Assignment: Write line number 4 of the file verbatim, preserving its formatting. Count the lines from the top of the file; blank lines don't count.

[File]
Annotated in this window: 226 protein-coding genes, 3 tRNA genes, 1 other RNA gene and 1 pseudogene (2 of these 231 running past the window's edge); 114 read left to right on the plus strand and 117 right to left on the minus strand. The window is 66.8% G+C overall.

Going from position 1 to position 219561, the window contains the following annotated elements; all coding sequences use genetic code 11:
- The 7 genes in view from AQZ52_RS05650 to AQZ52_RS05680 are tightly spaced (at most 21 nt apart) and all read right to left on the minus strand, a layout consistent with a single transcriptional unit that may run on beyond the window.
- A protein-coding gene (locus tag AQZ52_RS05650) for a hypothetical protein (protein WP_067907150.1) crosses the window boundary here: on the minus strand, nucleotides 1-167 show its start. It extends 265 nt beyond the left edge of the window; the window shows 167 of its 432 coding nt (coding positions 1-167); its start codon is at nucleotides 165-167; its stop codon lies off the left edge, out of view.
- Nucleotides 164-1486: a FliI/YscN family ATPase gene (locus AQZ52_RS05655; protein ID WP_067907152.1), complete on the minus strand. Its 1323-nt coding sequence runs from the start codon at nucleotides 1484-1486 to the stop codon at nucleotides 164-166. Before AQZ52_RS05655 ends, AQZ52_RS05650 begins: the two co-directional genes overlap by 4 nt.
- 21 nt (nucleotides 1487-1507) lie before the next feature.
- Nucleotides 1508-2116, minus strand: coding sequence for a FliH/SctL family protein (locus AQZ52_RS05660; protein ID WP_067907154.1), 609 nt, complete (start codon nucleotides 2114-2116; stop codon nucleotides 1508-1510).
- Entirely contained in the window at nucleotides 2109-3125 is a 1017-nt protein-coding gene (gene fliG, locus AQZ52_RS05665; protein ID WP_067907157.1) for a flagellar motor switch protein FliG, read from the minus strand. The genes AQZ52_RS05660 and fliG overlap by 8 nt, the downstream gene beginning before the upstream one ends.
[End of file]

- A protein-coding gene (locus tag AQZ52_RS05650) for a hypothetical protein (protein WP_067907150.1) crosses the window boundary here: on the minus strand, nucleotides 1-167 show its start. It extends 265 nt beyond the left edge of the window; the window shows 167 of its 432 coding nt (coding positions 1-167); its start codon is at nucleotides 165-167; its stop codon lies off the left edge, out of view.